Verbal Abuse – The Healing Journey
The other day I was in a restaurant and I overheard someone say to a kid, “Stop pushing
your sister.You’re a horrible boy. If you don’t start behaving the devil will come and snatch
you away. You’re evil and mean.”
I about fell out of my chair and I glared in the direction of the other table. The child was
hanging his head and the adult was continuing the tirade, now sounding even more
incoherent. I held my tongue, long ago realizing that comments to others in public places
rarely help and often make things worse—so I didn’t jump up and give the adult a quick
lesson in child management. But, I was tempted and as always shocked that people
are still saying things like that to kids.
If the kid in the restaurant regularly gets feedback like that, his chances of feeling
positive about himself are pretty bleak. Research would suggest that he might be at
risk for becoming a bully and doing poorly in school. Most people understand that it’s
not great to humiliate, degrade, or call children names.
That’s good. Kids should be nurtured and nourished. The message that kids will react
with increased effort and improved behavior when given positive reinforcement has
become firmly rooted in our culture. That’s great. Most of the time.
However, there are times when too much praise can have the opposite effect. Let’s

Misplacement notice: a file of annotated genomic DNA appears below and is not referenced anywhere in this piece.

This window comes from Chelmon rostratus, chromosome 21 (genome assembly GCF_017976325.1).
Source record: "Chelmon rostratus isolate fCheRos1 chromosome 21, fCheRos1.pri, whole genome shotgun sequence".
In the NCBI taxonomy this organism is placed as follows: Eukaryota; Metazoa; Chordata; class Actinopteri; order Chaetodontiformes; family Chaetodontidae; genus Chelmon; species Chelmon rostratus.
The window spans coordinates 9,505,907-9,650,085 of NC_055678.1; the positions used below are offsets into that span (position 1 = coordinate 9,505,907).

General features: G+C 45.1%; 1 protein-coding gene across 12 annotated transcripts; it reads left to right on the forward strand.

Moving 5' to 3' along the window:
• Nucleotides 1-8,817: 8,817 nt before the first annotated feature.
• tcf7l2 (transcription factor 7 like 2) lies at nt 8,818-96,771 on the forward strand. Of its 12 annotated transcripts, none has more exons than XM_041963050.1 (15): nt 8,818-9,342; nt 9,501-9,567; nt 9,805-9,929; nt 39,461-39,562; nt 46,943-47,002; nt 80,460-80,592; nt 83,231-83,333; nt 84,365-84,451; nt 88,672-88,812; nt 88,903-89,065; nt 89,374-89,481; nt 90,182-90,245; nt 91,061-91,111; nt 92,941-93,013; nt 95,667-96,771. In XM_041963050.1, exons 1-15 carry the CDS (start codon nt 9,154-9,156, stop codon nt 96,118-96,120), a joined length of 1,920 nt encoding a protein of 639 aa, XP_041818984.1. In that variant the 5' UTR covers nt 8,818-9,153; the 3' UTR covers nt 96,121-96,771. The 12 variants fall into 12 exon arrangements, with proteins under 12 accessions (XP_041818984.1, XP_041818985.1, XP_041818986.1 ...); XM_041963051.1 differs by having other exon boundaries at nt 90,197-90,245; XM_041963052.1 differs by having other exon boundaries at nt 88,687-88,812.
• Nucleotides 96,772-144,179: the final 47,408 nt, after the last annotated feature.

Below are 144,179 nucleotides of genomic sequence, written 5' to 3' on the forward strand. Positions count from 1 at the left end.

say you ask a child to do a task. The child puts very little effort into doing the task but
gets rewarded anyway.The child is rewarded for a barely mediocre job. She is less
likely to put in effort in the future than had she been told that she needed to go back
and redo her paper.
This happens all of the time in teaching and parenting. I know I’ve been guilty.
Sometimes, we just get tired of making the effort ourselves. After all, sometimes it’s
easier to give in rather than stand firm and have high expectations. Yet in the long run,
kids don’t benefit from empty praise.
What does this have to do with anxiety? Both the kid who was the recipient of verbal
abuse and the one excessively praised stand at higher risk of developing anxiety.
That’s because neither one learns how to tolerate frustration and persevere through
difficulties. Neither one has an accurate self-view. Raising resilient kids takes a little
more work, but it’s worth the effort.
Angela is a mental health nurse who has seen the results from mental and verbal
abuse over the years with grown adults still struggling with the events that occured
in their childhood. Parenting is hard work. Being a kid is hard work. As we age
hopefully we learn enough along the way to stop the hurting.
Angela also works with marketing a company that is changing lifes.
Angela is a nurse that has worked for 22 years in the same state funded
hospital assisting some clients that others might refuse to treat. She works
in the psychiatric ward.
At 5' 7" tall many of the patients she treats come in shackles and tower over
here, but this power packed woman is able to release peace into a chaotic
Listen in as she shares weekly some of the events that she has experienced, learning
to love those who others have forsaken and tips on how to bring peace to your own life.
She also runs her own company on the side teaching other nurses how
to bring passion into their role at work. Offering alternative health insights,
out of the box remedies for speaking to people and more….
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